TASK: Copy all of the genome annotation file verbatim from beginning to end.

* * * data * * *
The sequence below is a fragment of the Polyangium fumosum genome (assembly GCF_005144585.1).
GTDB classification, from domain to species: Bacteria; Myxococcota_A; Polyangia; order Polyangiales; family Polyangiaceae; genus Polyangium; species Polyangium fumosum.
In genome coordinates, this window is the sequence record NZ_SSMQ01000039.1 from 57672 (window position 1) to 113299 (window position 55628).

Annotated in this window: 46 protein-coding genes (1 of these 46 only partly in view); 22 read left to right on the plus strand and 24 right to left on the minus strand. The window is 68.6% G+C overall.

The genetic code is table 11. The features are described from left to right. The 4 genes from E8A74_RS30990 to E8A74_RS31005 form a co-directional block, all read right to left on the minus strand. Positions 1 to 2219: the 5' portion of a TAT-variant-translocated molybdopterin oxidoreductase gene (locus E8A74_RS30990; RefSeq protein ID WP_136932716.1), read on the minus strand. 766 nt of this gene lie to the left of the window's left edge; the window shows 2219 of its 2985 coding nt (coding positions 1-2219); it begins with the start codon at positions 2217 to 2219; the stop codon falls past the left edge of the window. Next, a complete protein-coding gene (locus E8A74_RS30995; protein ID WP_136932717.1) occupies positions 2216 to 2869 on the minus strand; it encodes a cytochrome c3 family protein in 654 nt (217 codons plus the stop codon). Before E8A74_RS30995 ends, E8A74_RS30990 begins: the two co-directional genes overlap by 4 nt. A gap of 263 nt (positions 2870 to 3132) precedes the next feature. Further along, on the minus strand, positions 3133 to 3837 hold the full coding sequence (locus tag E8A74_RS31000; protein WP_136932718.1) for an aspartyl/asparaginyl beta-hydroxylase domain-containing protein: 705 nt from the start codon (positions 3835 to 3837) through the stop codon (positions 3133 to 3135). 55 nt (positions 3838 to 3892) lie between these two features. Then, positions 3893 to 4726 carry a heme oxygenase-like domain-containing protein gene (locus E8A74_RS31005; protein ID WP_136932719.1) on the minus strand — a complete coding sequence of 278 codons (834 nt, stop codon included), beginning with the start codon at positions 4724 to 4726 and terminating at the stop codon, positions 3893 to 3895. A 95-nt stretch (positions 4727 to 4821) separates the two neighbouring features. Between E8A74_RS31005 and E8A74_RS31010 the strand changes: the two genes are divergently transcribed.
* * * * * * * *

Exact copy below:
The sequence below is a fragment of the Polyangium fumosum genome (assembly GCF_005144585.1).
GTDB classification, from domain to species: Bacteria; Myxococcota_A; Polyangia; order Polyangiales; family Polyangiaceae; genus Polyangium; species Polyangium fumosum.
In genome coordinates, this window is the sequence record NZ_SSMQ01000039.1 from 57672 (window position 1) to 113299 (window position 55628).

Annotated in this window: 46 protein-coding genes (1 of these 46 only partly in view); 22 read left to right on the plus strand and 24 right to left on the minus strand. The window is 68.6% G+C overall.

The genetic code is table 11. The features are described from left to right. The 4 genes from E8A74_RS30990 to E8A74_RS31005 form a co-directional block, all read right to left on the minus strand. Positions 1 to 2219: the 5' portion of a TAT-variant-translocated molybdopterin oxidoreductase gene (locus E8A74_RS30990; RefSeq protein ID WP_136932716.1), read on the minus strand. 766 nt of this gene lie to the left of the window's left edge; the window shows 2219 of its 2985 coding nt (coding positions 1-2219); it begins with the start codon at positions 2217 to 2219; the stop codon falls past the left edge of the window. Next, a complete protein-coding gene (locus E8A74_RS30995; protein ID WP_136932717.1) occupies positions 2216 to 2869 on the minus strand; it encodes a cytochrome c3 family protein in 654 nt (217 codons plus the stop codon). Before E8A74_RS30995 ends, E8A74_RS30990 begins: the two co-directional genes overlap by 4 nt. A gap of 263 nt (positions 2870 to 3132) precedes the next feature. Further along, on the minus strand, positions 3133 to 3837 hold the full coding sequence (locus tag E8A74_RS31000; protein WP_136932718.1) for an aspartyl/asparaginyl beta-hydroxylase domain-containing protein: 705 nt from the start codon (positions 3835 to 3837) through the stop codon (positions 3133 to 3135). 55 nt (positions 3838 to 3892) lie between these two features. Then, positions 3893 to 4726 carry a heme oxygenase-like domain-containing protein gene (locus E8A74_RS31005; protein ID WP_136932719.1) on the minus strand — a complete coding sequence of 278 codons (834 nt, stop codon included), beginning with the start codon at positions 4724 to 4726 and terminating at the stop codon, positions 3893 to 3895. A 95-nt stretch (positions 4727 to 4821) separates the two neighbouring features. Between E8A74_RS31005 and E8A74_RS31010 the strand changes: the two genes are divergently transcribed.